But Northern Appalachia looks beautiful on Route 22.

The hills are so green, and there are no coal plants or mills blocking the view.

We took 22 to Cadiz,  the most picturesque of small towns, and then we meandered down almost to Saint Clairsville. Everything was green and warm. There were farms and cattle. There were red brick churches with strange names. There were double-wide trailers with great big American flags on flag poles out front.

You could think America was what America claimed to be, out around Cadiz.

Adrienne dozed off, and I pondered. I began to wonder when, exactly, I had changed. At what point had I gone from a dogged homeschooler to someone who was looking forward to putting Adrienne in a public school?

I grew up thinking public schools were the Whore of Babylon. When did I change?

At what point did I realize that I would never have a home among the Catholic parishes of Steubenville, nor the Catholic homeschoolers either?

I tried so hard. I took Adrienne to Catechesis of the Good Shepherd when she was three, but she wouldn’t let go of my hand or join the other children in playing in the atrium. She scribbled on the coloring papers instead of drawing reverent pictures of the Eucharist. She didn’t play with the “works” correctly. We soon gave up. I didn’t know about her neurodivergence at the time, any more than I understood my own. I kept trying to get involved with Catholic groups in the area so she could learn her catechism, and it kept not working out.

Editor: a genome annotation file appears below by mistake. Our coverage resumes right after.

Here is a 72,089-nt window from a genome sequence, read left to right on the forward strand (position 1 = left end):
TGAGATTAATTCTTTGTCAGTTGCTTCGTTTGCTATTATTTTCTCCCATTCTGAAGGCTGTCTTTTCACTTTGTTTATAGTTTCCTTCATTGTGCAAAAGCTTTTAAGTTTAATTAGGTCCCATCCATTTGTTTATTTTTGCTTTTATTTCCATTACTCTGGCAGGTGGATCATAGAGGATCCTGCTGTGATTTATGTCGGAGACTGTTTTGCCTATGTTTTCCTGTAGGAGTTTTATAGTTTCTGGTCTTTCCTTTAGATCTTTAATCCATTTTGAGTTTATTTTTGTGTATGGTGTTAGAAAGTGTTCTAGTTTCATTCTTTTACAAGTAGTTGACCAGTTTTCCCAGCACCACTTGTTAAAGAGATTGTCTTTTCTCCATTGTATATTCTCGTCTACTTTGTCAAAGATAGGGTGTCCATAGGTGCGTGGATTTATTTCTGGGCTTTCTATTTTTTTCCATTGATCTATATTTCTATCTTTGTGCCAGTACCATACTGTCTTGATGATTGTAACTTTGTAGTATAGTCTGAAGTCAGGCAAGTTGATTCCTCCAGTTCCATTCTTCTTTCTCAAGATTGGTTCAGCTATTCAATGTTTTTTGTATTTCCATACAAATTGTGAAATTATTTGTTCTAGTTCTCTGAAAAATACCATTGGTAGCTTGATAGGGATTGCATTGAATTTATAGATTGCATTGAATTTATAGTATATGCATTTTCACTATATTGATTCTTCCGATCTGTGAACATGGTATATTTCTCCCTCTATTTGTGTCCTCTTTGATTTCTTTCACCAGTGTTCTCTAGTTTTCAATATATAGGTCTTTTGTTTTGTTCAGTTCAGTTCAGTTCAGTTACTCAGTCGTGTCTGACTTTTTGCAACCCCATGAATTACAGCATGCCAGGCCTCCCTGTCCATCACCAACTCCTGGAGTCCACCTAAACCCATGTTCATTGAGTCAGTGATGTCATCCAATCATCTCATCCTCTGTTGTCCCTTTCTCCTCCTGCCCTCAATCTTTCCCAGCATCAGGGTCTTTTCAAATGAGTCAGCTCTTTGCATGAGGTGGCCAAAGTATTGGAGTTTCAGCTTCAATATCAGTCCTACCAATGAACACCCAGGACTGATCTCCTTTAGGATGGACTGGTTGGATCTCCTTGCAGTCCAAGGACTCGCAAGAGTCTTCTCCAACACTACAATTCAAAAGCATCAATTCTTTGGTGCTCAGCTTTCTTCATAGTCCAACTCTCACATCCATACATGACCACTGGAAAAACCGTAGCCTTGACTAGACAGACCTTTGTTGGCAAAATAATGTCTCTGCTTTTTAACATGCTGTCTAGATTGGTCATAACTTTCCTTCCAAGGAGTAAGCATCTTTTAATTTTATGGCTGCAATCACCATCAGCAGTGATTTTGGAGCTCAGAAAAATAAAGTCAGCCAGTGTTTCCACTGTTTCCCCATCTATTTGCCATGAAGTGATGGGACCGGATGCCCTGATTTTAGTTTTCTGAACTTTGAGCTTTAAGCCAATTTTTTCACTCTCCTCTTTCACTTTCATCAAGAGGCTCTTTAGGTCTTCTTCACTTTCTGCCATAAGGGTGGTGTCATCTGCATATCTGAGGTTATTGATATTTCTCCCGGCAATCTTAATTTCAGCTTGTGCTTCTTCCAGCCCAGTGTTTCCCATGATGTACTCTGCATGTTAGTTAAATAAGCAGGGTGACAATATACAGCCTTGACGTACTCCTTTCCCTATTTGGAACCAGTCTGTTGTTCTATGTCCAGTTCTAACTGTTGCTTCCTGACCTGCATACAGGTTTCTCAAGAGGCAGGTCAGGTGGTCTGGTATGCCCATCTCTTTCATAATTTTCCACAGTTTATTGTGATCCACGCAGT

When did I know that it never would?

Was it when the devout lady from the rich part of LaBelle snarled about how angry she was to have poor people on Welfare in the neighborhood “when my husband works for his money?” Was it when I saw all the Trump signs going up in the yards with the plaster statues of Mary and Saint Francis? When I published an article critiquing the hypocrisy pro-life movement, and got asked not to come back to the secular Carmelite meetings, and the formation directress snootily said “It wouldn’t do any good to tell Mary the reason why?” Was it when the usher from the Byzantine Catholic church started commenting crazy things in my Disqus comment box because I dared to be against Donald Trump? When that pastor bullied us out of that parish? When the Pennsylvania report on child abuse was published? During the 2020 lockdown, when I saw the local Catholics insisting they had no duty towards their neighbor?